How to use this site    About Us    Submissions    Feedback    Donate    Links - School Assemblies for every season for everyone

Decorative image - Secondary

Email Twitter Facebook


Just 20 Minutes

A small amount of time can make a big difference

by Helen Levesley (revised, originally published in 2009)

Suitable for Whole School (Sec)


To consider how our use of just 20 minutes can make a difference to our lives.

Preparation and materials

  • Optional: you may wish to use the song ‘Tomorrow’ from Bugsy Malone.


  1. How many times have you felt that you have too many things to do? You have an essay to write; you have a piece of coursework that you have to start, let alone finish, ready to hand in tomorrow; you need to make your UCAS choices and your A Level choices; and you need to revise for your mocks, and then for your final exams . . . the list goes on and on. Even just contemplating everything you have to do might make you want to scream, cry, or run away and hide, or probably all of those things at once.

  2. I am sure that there are times when all those obstacles you have to overcome feel like huge mountains. They seem huge and insurmountable, and you feel as if there is no way that you will ever get over them. Maybe the problems or the things you need to do are so overwhelming that you decide that you are not even going to try. Alternatively, you may decide that you will put everything off until tomorrow or until you feel like it.

  3. The word ‘procrastination’ means ‘the action of delaying or postponing something’. In Latin, ‘pro’ means 'forward' and ‘cras’ means 'tomorrow'. In the film, Bugsy Malone, the character sings a song with the lyrics ‘Tomorrow/ Tomorrow never comes’. Procrastination can mean that we never get focused: the problem doesn’t get solved and things simply do not get done. When eventually, something has to be done, the stress can be enormous and the job is not done as well as it could have been.

  4. However, it wouldn’t be helpful to send you from this assembly with rising feelings of panic that you will never achieve the things you have to do! So let’s start thinking small: about as small as 20 minutes. To get yourself focused, you need to start thinking small and not big – that sounds funny, doesn’t it? All your problems feel huge, there is so much to do and I have just brought all of those problems to the front of your mind, too. However, why don't you try looking at the smallest possible thing you can contemplate doing in about 20 minutes? Can you sit down and write a symphony, or that piece of coursework? No. Could you write a few bars, or a section, say - maybe 20 minutes’ worth? Could you sit at a piano for just 20 minutes, could you sit down at your desk or computer for just 20 minutes, undisrupted by fear, panic, self-criticism or other tasks? Yes, you can do that.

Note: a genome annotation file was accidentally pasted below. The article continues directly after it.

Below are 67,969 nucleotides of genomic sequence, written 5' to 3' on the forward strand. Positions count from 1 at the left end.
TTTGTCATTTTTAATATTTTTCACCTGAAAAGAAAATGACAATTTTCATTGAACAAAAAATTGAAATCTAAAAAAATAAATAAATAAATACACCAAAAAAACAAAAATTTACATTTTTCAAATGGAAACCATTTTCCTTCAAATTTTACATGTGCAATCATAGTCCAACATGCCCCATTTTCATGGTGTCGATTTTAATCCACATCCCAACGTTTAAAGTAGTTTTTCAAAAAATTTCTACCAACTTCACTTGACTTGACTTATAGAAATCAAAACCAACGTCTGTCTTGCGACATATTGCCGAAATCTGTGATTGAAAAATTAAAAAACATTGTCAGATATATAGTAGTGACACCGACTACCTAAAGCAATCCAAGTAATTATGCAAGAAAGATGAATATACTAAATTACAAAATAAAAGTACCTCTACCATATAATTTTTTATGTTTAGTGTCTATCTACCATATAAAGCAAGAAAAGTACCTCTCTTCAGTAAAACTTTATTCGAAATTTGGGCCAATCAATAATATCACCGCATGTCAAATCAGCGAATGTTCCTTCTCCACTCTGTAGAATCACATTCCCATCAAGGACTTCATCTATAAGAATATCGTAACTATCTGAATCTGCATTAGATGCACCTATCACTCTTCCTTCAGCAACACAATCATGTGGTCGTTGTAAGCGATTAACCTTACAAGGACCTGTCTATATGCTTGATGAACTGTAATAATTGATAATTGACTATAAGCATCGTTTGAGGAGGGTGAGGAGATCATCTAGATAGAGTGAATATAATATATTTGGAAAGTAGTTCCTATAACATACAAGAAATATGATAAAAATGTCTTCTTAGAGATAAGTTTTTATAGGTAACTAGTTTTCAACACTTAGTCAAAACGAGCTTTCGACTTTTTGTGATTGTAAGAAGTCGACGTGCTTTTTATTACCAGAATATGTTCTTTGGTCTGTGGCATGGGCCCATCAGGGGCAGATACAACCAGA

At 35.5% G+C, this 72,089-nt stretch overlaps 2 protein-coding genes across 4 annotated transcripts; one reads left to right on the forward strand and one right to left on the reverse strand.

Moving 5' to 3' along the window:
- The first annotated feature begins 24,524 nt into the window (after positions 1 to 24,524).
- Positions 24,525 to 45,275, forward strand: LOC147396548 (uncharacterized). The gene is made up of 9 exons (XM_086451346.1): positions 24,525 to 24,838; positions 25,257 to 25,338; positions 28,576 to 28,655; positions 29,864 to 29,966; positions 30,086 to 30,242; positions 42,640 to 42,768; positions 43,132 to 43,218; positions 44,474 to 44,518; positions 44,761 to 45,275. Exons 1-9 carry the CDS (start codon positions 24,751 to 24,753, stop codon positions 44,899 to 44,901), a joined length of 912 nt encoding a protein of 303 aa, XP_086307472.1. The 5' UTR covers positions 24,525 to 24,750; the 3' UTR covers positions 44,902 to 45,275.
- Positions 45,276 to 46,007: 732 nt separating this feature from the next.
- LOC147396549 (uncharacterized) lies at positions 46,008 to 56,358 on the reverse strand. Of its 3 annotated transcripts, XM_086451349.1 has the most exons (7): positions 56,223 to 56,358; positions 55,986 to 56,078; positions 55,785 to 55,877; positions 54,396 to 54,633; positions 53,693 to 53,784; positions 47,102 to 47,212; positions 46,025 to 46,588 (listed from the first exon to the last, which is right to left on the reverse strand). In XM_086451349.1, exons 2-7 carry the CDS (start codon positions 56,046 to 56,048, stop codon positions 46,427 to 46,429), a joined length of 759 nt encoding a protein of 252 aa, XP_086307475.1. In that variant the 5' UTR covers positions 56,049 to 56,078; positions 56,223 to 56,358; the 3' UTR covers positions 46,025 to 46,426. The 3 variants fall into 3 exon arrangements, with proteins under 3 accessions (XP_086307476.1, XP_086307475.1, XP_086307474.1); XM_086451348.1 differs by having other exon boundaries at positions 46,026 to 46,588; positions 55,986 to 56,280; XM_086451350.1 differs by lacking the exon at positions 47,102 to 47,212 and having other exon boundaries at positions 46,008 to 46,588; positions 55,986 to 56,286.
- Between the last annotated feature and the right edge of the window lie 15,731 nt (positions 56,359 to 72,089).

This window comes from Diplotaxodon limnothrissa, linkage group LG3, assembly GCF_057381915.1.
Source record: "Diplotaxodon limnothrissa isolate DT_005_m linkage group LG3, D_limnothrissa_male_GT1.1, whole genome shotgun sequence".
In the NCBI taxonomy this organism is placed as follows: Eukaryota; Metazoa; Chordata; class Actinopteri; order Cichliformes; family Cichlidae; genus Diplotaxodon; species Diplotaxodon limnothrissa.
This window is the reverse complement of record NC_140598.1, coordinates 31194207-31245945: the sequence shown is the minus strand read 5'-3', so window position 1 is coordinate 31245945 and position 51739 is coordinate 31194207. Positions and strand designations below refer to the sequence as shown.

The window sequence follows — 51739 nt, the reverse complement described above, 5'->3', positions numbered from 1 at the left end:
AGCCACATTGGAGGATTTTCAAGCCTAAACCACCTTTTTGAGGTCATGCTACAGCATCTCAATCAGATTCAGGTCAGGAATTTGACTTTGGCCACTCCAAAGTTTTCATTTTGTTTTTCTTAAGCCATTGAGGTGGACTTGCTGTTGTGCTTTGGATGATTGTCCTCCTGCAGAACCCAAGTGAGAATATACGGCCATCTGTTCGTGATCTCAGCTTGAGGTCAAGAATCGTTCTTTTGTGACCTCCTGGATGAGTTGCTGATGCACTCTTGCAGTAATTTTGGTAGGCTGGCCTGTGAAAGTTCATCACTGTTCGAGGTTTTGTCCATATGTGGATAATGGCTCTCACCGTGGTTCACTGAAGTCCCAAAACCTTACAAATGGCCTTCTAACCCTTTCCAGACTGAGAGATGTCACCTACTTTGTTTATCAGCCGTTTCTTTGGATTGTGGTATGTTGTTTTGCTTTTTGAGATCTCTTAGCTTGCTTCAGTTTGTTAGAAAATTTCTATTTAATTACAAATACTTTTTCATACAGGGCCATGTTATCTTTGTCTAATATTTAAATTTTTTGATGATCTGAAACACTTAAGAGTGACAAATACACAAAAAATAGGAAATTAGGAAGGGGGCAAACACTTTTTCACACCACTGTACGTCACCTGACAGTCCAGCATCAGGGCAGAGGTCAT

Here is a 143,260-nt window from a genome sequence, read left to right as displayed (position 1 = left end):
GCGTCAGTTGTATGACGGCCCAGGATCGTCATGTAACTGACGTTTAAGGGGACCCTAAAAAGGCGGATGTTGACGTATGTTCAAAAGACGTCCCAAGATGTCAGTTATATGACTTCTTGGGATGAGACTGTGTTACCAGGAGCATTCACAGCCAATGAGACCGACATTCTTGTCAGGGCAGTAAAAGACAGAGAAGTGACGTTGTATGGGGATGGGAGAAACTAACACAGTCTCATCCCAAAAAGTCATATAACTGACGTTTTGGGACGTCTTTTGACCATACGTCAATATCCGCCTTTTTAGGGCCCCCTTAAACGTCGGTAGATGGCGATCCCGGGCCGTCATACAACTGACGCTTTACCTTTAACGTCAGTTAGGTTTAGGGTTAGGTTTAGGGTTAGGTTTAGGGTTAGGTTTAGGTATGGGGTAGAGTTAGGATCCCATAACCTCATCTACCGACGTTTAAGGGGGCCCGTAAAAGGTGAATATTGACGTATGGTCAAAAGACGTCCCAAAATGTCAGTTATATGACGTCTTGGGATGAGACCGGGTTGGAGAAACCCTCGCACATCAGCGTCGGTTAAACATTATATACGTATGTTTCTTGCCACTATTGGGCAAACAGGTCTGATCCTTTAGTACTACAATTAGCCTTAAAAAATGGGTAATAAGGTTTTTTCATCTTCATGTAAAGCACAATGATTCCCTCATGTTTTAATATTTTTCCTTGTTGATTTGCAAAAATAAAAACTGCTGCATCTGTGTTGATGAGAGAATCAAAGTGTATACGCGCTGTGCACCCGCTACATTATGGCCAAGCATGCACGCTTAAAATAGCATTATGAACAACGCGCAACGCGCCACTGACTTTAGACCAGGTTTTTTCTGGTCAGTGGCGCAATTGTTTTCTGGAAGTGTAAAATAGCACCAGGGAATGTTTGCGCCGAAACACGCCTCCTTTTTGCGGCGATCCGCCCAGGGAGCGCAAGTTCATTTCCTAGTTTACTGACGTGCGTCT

5. After you have done just 20 minutes, you may find that you could manage five minutes more. And then, you’re a little way up the mountain, and you are managing to achieve, which we all know makes us feel better. Once you take little steps, you are on your way! A little step at a time will eventually lead to you managing everything that you thought you would never be able to do.

Time for reflection

Let’s pause and think about the things that are most bothering us. Let’s decide to break things down into chunks that we can cope with, a little bit at a time. Let’s take a moment to remind ourselves that, even if we feel overwhelmed and frightened, there are tasks we can achieve. If we think small, the big things are broken down and become manageable.

Dear God,
Please give me the strength to realize that 20 minutes can make all the difference in the world.
Please help me when I feel stressed.
Please help me to tackle small things a little at a time.


‘Lord of all hopefulness’ (Come and Praise, 52)

Optional: you may wish to play the song ‘Tomorrow’ from Bugsy Malone.

Publication date: June 2016   (Vol.18 No.6)    Published by SPCK, London, UK.
Print this page